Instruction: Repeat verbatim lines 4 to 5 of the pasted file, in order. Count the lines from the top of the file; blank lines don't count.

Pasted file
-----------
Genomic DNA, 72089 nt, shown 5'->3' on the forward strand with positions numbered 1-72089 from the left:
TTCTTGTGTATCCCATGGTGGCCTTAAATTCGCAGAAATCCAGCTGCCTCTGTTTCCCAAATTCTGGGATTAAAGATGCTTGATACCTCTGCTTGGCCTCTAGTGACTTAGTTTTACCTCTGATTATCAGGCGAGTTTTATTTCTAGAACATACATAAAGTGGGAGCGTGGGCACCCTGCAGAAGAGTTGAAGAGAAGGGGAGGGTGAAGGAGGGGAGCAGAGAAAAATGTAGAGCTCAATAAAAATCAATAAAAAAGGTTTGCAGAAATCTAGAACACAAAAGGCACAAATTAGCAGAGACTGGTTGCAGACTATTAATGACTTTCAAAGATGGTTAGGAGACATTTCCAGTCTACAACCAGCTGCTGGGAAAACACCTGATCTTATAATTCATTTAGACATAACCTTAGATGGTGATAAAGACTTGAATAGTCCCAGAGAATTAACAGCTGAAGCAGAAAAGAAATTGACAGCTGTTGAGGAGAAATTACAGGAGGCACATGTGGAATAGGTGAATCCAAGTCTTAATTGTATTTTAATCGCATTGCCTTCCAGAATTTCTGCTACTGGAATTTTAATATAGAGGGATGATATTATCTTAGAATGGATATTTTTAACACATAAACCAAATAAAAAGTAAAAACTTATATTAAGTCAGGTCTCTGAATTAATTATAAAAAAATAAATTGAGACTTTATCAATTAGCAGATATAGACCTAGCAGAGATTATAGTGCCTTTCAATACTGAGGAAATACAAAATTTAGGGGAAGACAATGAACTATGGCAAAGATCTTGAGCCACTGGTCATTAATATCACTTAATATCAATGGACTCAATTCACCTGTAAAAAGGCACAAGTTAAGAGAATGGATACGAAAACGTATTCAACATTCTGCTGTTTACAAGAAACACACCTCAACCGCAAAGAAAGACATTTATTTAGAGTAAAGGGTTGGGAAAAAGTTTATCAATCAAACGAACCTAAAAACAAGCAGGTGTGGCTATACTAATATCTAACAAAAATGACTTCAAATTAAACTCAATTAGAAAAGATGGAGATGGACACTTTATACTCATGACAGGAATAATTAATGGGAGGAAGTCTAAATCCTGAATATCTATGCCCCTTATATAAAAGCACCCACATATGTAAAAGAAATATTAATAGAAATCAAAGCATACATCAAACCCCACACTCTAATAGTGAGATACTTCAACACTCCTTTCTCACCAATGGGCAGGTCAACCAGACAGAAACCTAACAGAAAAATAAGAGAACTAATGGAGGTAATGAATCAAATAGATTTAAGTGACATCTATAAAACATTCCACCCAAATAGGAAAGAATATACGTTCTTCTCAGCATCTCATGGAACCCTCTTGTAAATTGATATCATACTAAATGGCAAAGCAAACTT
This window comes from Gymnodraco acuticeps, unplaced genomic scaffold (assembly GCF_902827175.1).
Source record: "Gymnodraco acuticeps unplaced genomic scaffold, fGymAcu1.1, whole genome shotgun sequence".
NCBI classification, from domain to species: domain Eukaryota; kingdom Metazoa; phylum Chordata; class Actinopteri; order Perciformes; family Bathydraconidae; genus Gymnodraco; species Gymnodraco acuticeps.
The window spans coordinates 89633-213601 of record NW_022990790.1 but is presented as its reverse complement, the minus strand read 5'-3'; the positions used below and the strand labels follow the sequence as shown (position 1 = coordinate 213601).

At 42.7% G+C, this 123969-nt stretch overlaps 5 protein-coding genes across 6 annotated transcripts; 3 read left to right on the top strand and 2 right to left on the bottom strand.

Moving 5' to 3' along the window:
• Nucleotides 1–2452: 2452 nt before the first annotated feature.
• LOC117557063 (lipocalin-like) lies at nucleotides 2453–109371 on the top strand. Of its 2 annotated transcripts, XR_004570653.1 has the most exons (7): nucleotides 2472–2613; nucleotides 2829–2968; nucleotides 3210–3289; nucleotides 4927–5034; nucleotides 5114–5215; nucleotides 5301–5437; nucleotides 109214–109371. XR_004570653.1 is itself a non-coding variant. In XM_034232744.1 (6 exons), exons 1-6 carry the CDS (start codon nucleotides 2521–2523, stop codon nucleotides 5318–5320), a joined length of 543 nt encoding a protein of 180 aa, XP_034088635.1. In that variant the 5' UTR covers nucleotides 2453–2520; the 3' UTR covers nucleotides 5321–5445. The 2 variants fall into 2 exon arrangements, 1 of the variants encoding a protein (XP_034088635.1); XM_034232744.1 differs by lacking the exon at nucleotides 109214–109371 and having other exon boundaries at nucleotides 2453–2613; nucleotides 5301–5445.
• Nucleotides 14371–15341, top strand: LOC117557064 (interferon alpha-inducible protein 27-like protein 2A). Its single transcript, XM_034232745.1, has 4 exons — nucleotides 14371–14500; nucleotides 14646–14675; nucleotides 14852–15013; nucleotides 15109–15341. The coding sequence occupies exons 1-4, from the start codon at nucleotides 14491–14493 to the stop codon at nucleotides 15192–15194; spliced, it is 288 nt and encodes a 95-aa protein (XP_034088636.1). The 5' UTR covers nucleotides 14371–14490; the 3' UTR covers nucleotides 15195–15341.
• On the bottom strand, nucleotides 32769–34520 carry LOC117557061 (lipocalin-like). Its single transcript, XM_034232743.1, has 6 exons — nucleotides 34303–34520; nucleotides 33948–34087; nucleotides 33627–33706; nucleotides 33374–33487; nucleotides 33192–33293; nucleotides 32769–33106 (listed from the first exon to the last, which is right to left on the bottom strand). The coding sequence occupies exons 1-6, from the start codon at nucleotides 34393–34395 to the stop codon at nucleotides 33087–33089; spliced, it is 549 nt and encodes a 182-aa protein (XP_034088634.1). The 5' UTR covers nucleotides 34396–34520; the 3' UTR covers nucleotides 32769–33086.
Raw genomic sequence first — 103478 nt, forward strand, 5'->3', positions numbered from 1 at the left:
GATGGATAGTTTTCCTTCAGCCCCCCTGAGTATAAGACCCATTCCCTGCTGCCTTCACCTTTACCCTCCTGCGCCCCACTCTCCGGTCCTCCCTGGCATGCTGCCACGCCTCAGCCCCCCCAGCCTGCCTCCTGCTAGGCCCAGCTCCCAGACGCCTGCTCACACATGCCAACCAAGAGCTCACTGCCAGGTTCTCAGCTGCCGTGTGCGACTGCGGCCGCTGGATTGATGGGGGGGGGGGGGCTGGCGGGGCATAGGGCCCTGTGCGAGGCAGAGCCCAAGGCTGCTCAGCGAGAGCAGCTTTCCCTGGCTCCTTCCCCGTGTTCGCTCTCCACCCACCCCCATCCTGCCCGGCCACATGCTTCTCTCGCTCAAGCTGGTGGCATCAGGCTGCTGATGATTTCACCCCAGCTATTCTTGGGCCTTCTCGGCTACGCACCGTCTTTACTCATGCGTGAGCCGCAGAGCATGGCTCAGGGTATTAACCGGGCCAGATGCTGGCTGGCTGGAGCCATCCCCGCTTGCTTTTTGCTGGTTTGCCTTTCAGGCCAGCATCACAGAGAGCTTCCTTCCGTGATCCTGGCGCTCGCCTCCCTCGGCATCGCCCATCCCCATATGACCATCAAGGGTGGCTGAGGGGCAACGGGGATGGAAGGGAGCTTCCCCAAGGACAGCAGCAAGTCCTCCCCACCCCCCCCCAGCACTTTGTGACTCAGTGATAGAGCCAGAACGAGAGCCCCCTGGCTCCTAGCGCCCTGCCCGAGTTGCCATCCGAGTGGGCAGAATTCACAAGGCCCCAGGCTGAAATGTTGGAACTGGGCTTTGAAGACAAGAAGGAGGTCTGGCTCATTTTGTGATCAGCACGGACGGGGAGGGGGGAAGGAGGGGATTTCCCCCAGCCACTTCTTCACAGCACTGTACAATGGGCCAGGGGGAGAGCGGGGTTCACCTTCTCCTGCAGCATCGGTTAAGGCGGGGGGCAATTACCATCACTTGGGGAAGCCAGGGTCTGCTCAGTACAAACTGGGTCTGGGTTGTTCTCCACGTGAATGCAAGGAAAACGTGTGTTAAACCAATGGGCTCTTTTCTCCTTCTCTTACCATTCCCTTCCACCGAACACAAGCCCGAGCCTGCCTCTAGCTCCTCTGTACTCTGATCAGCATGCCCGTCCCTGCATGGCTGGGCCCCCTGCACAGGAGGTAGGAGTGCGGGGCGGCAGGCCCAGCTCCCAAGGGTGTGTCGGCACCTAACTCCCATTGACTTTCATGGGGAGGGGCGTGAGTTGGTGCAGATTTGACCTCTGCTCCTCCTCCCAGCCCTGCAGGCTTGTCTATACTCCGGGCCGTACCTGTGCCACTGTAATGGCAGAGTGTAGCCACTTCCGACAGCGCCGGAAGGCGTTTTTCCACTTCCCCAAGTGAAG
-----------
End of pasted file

Source record: "Gymnodraco acuticeps unplaced genomic scaffold, fGymAcu1.1, whole genome shotgun sequence".
NCBI classification, from domain to species: domain Eukaryota; kingdom Metazoa; phylum Chordata; class Actinopteri; order Perciformes; family Bathydraconidae; genus Gymnodraco; species Gymnodraco acuticeps.